"* * * that the case presented issues of fact which were found adversely to the position of the petitioner.

"* * * that 'the jury were warranted in believing beyond a reasonable doubt, and therefore in finding, that the respondent was guilty of the crime charged against him' (citations omitted).

"* * * that there were no errors in the charge or elsewhere appearing in the transcript to warrant a reversal.

"* * * that the petitioner has failed to show that there was 'plain reversible error in the trial,' and that thereby he was prejudiced in not securing a review of his case by appeal in 1957. Dodd v. U.S., (supra); Mitchell v. U.S., (supra); U.S. v. Peabody, (supra)."

The record further discloses that in denying petitioner's appeal from the judgment of the single justice denying the petition, the Supreme Judicial Court "painstakingly examined the transcript" and agreed with the court below "that there was 'no plain reversible error at the trial' and that the Petitioner was not 'prejudiced in not receiving a review of his case by appeal' in 1956." Wood v. State, 161 Me. at 91, 207 A.2d at 400. Thus, the court observed that the transcript contained "adequate and credible evidence" to support the verdict, id., and concluded:

"It is our deliberated opinion that the determination of the issues in the instant case by the presiding Justice was sound and correct. The petition and the present appeal have afforded the virtue of having extended to the Petitioner, even if belatedly, the very consideration with the same impartial result as would have attended upon his motion had it been properly instituted and conclusively prosecuted in 1956." Id. at 93, 207 A.2d at 401.

And in its order denying a rehearing, the Maine court further observed that since the petitioner had been "effectively denied his right of appeal at the time of trial," he had been permitted in his subsequent post-conviction proceeding to obtain "the equivalent of a late appeal." Wood v. State, 161 Me. 87 at, 221 A.2d at 279. It noted that in the post-conviction proceeding,

"* * * the petitioner was represented by counsel, the entire record of the original trial proceedings below were before us and all alleged errors in that trial were fully briefed and argued. Our review became the equivalent of an appellate review upon the merits and we were able to determine that no errors had been committed at trial which would have availed the petitioner on appeal." Id. at 161 Me. 87, 221 A.2d at 279.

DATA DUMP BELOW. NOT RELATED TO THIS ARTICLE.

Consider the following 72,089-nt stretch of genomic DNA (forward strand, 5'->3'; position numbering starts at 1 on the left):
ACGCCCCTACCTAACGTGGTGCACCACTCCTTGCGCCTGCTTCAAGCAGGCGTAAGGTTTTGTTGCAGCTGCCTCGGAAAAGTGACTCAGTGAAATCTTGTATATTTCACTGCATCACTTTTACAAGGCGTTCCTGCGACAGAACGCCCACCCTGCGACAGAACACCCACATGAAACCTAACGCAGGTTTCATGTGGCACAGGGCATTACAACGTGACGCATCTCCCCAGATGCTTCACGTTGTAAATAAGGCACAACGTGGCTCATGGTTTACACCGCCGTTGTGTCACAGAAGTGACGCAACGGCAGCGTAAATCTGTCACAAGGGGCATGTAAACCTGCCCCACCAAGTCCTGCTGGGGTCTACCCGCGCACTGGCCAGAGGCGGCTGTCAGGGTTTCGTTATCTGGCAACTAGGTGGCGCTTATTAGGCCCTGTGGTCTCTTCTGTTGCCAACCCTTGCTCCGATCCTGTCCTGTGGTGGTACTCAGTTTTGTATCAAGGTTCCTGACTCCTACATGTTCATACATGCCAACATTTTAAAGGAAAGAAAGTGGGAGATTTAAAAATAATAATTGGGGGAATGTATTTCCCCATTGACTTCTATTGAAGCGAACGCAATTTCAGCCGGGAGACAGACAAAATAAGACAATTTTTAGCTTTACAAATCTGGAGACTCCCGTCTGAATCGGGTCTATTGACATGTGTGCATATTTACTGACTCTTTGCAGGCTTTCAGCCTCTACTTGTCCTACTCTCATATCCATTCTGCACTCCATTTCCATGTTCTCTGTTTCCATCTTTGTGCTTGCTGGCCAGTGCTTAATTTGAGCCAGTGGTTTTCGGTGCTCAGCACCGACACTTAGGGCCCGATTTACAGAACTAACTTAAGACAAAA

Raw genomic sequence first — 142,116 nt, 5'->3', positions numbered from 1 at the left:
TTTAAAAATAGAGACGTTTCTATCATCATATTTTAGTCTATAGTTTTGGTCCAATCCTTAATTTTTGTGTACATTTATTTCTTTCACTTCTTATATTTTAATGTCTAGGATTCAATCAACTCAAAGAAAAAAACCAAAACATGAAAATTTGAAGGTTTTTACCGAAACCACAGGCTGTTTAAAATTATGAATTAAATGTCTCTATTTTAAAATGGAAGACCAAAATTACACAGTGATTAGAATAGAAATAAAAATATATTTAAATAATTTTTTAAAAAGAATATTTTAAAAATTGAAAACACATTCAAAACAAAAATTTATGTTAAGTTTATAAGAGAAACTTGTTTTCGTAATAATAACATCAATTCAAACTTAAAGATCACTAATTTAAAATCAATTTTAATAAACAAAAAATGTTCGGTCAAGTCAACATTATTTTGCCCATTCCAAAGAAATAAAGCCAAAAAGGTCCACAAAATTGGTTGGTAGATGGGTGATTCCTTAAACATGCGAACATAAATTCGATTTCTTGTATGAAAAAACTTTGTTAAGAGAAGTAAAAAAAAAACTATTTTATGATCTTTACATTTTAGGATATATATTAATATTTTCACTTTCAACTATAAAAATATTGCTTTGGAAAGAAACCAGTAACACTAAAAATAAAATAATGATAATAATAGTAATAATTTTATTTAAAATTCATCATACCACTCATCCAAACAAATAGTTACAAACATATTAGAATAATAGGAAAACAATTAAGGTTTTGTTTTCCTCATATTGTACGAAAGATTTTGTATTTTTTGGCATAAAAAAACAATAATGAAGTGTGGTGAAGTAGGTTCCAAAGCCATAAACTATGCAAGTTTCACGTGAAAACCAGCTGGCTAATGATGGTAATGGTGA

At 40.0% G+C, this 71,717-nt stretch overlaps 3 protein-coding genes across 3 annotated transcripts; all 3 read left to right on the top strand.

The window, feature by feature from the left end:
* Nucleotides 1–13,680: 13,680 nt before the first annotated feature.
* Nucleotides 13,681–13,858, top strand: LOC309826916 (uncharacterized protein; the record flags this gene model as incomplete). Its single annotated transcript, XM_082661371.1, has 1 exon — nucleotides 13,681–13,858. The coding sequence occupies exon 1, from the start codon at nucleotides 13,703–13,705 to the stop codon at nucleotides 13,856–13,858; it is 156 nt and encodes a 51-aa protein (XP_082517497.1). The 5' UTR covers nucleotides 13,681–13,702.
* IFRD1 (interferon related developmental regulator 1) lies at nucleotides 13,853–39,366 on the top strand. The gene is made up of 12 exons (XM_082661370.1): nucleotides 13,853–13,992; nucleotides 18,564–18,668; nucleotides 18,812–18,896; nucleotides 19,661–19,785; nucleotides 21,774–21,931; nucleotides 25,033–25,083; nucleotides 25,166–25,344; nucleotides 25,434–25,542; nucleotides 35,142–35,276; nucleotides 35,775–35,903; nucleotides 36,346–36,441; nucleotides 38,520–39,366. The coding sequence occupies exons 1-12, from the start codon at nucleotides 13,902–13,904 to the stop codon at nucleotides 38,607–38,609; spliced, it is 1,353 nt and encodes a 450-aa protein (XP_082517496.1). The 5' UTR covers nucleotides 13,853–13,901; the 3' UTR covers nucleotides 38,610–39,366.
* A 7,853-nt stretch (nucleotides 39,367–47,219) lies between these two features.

And finally, in answer to the petitioner's contention that he had been prejudiced by being required to show "plain reversible error at the trial," compare: Desmond v. United States, 333 F.2d 378 (1st Cir. 1964), the court stated:

"The result * * * did not depend upon the location of the burden of proof in any event. The record was conclusive. Had the burden rested upon the State, it would have been sustained. No prejudicial errors were apparent * * *." Wood v. State, 161 Me. at 87, 221 A.2d at 280.

Having reviewed with care the entire record in these proceedings, I concur with the conclusion of the Maine court that petitioner has been afforded in his state post-conviction proceeding the "equivalent of an appellate review upon the merits." I am further persuaded from an examination of the entire transcript of the petitioner's original trial, and after a consideration of all the alleged errors in that trial as briefed and argued by petitioner, that there were no errors therein which would have warranted a reversal. Being satisfied, therefore, that petitioner has been denied no federal constitutional right, nor otherwise prejudiced, by his inability to appeal from his original conviction in 1956,

It is ordered that the petition is dismissed and the writ denied.